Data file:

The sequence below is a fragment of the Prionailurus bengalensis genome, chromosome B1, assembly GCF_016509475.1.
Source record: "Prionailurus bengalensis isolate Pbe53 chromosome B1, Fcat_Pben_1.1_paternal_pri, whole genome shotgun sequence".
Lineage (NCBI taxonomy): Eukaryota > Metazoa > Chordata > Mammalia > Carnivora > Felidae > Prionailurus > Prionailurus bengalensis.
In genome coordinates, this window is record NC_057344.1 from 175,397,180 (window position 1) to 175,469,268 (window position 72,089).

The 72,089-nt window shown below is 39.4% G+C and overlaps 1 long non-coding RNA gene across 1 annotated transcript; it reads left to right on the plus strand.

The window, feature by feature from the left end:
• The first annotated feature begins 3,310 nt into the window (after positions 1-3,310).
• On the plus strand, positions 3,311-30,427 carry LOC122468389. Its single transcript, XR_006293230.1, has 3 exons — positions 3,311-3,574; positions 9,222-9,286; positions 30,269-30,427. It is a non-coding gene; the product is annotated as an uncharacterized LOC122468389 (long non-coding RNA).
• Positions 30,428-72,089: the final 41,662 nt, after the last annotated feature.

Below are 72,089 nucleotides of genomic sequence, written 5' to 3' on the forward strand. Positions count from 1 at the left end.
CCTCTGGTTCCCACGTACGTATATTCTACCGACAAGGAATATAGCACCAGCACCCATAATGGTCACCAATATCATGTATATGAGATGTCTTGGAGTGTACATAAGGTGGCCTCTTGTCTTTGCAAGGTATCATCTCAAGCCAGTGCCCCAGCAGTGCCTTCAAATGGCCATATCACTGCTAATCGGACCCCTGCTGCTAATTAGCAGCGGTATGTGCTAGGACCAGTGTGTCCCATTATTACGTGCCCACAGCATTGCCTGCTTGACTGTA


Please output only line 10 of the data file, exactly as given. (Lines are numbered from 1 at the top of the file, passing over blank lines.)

Below are 72,089 nucleotides of genomic sequence, written 5' to 3' on the forward strand. Positions count from 1 at the left end.